Please stay with the group!

Before visiting the US Southwest, I knew very little about pueblos, Puebloans or ancient pueblo cave dwellings. In brief:  Puebloans are Native Americans who share agricultural, material and religious practices. There are currently 19 Pueblos that are still inhabited.

The Puye Cliff complex, not far from Santa Fe, New Mexico, is situated on Santa Clara Pueblo land and comprises cliff dwellings and, on the mesa top, the ruins of a big village.

These dwellings were inhabited roughly from 900 to 1580, and the site makes for a very interesting glimpse into ancient pueblo culture.

The location is beautiful, with stunning views of the Rio Grande Valley and mountains in the distance.

The two levels of cliff dwellings and the mesa top can be accessed by paths, stairways and ladders. Since I’m afraid of heights, I didn’t feel particularly attracted by the prospect of having to climb tall ladders, so I was very pleased to hear that the guided visit that would suit us best time-wise started with a jeep ride to the mesa top.

The first thing our guide said was “Please stay with the group!”

It seemed quite difficult to get lost on the flat mesa top, so someone said something witty. “We have quite a few snakes up here”, the guide continued. Everybody stayed with the group.

We didn’t have to climb any ladders to get up, but we were supposed to use the ladders to get back down.

I had taken it for granted that transport would be provided also downhill, so I panicked a little. You can see an example ladder in the photo below. This is one of the least scary ones, and had it been only for this one, I wouldn’t have hesitated.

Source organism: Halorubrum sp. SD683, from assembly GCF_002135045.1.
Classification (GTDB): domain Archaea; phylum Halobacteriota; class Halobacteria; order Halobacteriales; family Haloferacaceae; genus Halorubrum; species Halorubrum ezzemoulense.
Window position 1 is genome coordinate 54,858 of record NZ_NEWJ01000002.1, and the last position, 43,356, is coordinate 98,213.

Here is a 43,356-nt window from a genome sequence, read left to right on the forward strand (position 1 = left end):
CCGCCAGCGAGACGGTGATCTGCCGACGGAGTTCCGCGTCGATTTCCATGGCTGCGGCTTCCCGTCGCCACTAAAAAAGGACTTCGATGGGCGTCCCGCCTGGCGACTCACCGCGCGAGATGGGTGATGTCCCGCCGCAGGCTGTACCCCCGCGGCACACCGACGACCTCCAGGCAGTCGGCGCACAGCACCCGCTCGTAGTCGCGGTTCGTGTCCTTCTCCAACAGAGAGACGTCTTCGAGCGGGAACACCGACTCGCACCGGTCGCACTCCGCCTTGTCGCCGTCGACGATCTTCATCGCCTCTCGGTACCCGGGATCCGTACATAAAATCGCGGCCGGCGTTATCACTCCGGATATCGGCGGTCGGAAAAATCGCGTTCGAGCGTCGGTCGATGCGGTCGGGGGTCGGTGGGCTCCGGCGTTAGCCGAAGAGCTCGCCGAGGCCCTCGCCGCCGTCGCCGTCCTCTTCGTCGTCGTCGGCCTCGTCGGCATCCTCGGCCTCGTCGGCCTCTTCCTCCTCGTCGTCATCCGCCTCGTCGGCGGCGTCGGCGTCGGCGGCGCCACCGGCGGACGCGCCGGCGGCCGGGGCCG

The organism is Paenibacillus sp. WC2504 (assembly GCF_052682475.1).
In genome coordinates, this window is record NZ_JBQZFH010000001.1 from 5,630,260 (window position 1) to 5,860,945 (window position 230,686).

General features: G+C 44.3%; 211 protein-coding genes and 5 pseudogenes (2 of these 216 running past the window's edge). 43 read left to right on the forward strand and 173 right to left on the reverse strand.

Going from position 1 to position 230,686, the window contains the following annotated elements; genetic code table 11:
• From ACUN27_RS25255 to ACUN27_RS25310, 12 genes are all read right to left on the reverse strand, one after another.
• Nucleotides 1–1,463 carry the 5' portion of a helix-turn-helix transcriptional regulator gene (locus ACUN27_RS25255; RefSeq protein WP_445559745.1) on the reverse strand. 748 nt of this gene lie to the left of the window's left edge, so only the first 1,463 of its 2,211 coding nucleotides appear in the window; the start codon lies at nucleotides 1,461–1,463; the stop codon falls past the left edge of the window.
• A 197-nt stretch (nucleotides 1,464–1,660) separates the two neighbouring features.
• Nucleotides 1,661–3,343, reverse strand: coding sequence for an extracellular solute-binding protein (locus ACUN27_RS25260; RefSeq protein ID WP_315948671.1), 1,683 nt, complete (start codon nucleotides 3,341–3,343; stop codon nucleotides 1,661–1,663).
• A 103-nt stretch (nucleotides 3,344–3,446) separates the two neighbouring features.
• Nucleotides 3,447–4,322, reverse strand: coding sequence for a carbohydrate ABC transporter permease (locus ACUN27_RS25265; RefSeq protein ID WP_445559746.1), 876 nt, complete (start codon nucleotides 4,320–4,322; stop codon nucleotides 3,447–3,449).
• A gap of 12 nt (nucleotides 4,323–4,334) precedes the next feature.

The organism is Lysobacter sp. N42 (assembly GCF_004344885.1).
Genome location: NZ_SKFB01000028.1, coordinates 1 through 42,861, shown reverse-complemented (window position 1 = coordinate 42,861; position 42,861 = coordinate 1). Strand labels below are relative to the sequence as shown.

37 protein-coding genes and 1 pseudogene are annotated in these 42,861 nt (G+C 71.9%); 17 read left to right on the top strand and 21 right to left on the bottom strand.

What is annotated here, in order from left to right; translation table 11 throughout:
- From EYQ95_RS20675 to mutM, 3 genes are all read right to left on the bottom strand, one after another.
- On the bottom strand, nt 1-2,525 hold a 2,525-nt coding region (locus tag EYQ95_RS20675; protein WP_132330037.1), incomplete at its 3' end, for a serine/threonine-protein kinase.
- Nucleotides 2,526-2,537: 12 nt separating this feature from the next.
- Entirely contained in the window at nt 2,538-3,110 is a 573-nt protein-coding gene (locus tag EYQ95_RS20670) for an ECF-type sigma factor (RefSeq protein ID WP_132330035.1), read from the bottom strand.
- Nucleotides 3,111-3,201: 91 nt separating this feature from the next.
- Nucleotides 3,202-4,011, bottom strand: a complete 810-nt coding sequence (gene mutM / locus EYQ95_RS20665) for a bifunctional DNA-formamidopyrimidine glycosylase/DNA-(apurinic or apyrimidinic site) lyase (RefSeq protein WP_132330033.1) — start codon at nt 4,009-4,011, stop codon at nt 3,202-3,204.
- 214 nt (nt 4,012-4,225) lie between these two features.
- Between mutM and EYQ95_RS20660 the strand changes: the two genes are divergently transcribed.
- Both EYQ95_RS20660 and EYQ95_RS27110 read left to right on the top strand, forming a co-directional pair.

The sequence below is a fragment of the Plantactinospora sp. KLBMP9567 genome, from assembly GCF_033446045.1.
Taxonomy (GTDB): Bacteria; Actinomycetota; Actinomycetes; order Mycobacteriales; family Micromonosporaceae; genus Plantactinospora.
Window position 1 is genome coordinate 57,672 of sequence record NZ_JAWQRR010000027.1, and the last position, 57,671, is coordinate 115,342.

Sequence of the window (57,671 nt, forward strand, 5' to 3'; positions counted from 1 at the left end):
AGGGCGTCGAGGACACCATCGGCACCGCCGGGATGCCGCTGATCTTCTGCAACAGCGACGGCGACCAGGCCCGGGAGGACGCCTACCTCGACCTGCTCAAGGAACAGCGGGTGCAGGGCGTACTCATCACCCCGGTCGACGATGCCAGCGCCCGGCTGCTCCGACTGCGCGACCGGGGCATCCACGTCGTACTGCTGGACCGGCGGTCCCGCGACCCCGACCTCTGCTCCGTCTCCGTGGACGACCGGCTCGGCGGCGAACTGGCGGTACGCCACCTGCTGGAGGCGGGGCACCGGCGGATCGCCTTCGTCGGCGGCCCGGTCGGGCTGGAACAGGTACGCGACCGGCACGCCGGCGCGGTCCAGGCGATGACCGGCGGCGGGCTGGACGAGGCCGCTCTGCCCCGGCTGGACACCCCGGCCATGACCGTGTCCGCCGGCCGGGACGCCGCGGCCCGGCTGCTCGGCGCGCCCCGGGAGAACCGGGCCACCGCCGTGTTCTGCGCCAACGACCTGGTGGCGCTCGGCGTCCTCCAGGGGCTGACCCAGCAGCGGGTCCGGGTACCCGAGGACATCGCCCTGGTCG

But I did get a ride down and I wasn’t alone in the jeep either.

Whether you are fond of climbing ladders or not, I warmly recommend a visit to the Puye cave dwellings to learn about ancient pueblo culture and to marvel at the vistas from the mesa top. But remember to stay with the group!

 

The splash in the back

On a lovely warm Sunday afternoon in October last year I discovered the path that follows the coastline along the Cap d’Antibes peninsula on the French Riviera. 

I can’t remember why, but I turned around after a while. Maybe I was hungry, maybe I had forgotten to bring a water bottle, maybe I had something to do later in the afternoon.

On a lovely warm Friday afternoon in November, just a few days ago, I thought that I would take this lovely walk again. I was well prepared and had no intention to turn back this time but to do the full circuit.

Since there was hardly any wind at all I was surprised to see that the sea was a bit agitated. To my great delight the waves formed very photogenic spray when they hit the rocks along the beginning of the path.

As I continued walking the waves became a bit more violent and the splashes, spray and froth were fascinating to look at. I had a great time with my camera!

Time passed (I’m always very slow when walking with my camera) and the sea was getting rougher. I hadn’t had so much fun for a long time!

And ooops! A water hedge appeared next to me!